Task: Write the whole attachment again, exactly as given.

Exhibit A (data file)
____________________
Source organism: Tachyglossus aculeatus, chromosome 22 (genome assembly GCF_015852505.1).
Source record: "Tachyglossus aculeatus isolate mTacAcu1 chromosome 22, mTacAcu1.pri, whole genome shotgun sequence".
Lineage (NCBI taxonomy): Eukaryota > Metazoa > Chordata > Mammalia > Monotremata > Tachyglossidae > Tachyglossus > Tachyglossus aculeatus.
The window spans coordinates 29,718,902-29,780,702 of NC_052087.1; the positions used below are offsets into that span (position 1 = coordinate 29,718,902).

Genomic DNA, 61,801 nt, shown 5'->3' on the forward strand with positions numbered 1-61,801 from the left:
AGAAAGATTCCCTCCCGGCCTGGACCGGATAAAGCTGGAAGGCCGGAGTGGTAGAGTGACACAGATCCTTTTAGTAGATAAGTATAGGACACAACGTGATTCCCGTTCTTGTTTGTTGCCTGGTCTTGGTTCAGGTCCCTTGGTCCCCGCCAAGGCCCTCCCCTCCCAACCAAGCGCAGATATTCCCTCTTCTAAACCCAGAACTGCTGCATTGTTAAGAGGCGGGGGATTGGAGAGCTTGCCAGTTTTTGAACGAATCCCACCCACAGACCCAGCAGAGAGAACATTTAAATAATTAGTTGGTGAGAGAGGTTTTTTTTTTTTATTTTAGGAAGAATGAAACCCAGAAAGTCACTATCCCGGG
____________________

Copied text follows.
Source organism: Tachyglossus aculeatus, chromosome 22 (genome assembly GCF_015852505.1).
Source record: "Tachyglossus aculeatus isolate mTacAcu1 chromosome 22, mTacAcu1.pri, whole genome shotgun sequence".
Lineage (NCBI taxonomy): Eukaryota > Metazoa > Chordata > Mammalia > Monotremata > Tachyglossidae > Tachyglossus > Tachyglossus aculeatus.
The window spans coordinates 29,718,902-29,780,702 of NC_052087.1; the positions used below are offsets into that span (position 1 = coordinate 29,718,902).

Genomic DNA, 61,801 nt, shown 5'->3' on the forward strand with positions numbered 1-61,801 from the left:
AGAAAGATTCCCTCCCGGCCTGGACCGGATAAAGCTGGAAGGCCGGAGTGGTAGAGTGACACAGATCCTTTTAGTAGATAAGTATAGGACACAACGTGATTCCCGTTCTTGTTTGTTGCCTGGTCTTGGTTCAGGTCCCTTGGTCCCCGCCAAGGCCCTCCCCTCCCAACCAAGCGCAGATATTCCCTCTTCTAAACCCAGAACTGCTGCATTGTTAAGAGGCGGGGGATTGGAGAGCTTGCCAGTTTTTGAACGAATCCCACCCACAGACCCAGCAGAGAGAACATTTAAATAATTAGTTGGTGAGAGAGGTTTTTTTTTTTTATTTTAGGAAGAATGAAACCCAGAAAGTCACTATCCCGGG